Write an analysis of Fahrenheit 451
Novels portray issues that the readers can relate to. Some novels bring in themes that we are invited to explore so we understand our world better.
Bradbury is a writer who writes futuristic issues that can be related to reality. The issues he examines may not be happening at the time and may not seem real. However, his texts are warnings to society. Ray Bradbury's Fahrenheit 451 is about a world that is not real.
Utopia is an ideal and perfect place or state, where everyone lives in harmony and everything is for the best (Utopia). In Ray Bradbury's Fahrenheit 451, the world that Guy Montag lives in is an anti-utopian or a seemingly perfect place (Anti- utopian). It is not perfect. The power blocks are running the lives of the people. When we read what happens we understand that unless we are aware of such situation, it can happen to any society.
Ray Bradbury tells of a society that is run and totally controlled by the government. Reading Books has been made illegal. The people have been brainwashed from controlled television and other state controlled technologies. Firemen are ordered to set fires to books, instead of help putting out fires. Montag, a fireman responsible for many book burnings, suddenly has a change of heart, and rebels against everything he has believed in, to everything he has come to believe in. He feels used. This society is self destructive in many ways. The State is over controlling and has taken away basic human rights of human beings. This is so wrong. It has taken all rights away and people do not feel valued individually.
People have become lazy, shallow and intolerant, and there is loss of relationship in family life has affected them badly. Fahrenheit 451 is a wonderful text that shows us the way society could end up if we let technology over take our lives. We need to appreciate nature and be close to nature. Not be slaves to technology.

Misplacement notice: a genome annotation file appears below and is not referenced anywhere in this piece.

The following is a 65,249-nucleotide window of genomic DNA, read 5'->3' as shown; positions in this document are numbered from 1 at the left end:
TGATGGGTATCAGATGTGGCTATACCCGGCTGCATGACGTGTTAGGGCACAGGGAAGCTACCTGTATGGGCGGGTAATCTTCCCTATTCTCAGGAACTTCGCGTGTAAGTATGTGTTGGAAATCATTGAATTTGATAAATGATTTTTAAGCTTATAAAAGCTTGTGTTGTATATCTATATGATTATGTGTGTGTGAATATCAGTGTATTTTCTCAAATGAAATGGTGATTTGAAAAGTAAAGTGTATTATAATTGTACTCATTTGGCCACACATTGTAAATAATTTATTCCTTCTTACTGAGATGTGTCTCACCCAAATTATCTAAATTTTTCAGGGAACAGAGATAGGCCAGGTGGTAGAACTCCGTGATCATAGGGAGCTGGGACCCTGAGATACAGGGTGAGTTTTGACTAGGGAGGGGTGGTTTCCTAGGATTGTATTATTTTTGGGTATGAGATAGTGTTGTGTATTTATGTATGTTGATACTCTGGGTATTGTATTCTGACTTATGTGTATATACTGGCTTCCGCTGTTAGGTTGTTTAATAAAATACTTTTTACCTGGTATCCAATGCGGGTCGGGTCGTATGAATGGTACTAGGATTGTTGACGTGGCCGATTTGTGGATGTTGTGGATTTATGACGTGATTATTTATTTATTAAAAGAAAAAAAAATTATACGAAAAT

Governments should be democratic, where people have a free and equal right to participate in a system of governing . That way they all feel valued. In Fahrenheit 451, the government is the complete opposite of a democracy, and does not let people think for themselves. It crushes their spirit.
The government brainwashes people by outlawing books, therefore blocking all chances of the people to develop their knowledge.
The government wants to stay on complete control, and when Montag is escaping them they kill an imposter to show they have caught "Montag." Granger says, "They're faking. You threw them off at the river. They can't admit it. They know they can hold their audience so long. The show's got to have a snap ending quick!" (Bradbury 148).
The government, also, stops people from free thinking and free speech. It stops them from asking too many "why" questions, because then people would wonder why books are illegal. When thinking rights are taken away, it is easy to control the people.
Fahrenheit 451 forewarns us that total control usually comes under the appearance of satisfying morals, whether they are: dictatorship, socialism, or freedom (Mogen 107). In Fahrenheit 451, the government knows what they must do to keep people from not asking questions, therefore not letting people think for themselves. People are disengaged from each other and are slaves to technology, and the TV . This is self destructive.
Macmath, Garth, A look into Bradbury's ideas, Melbourne Uni. Press, 2001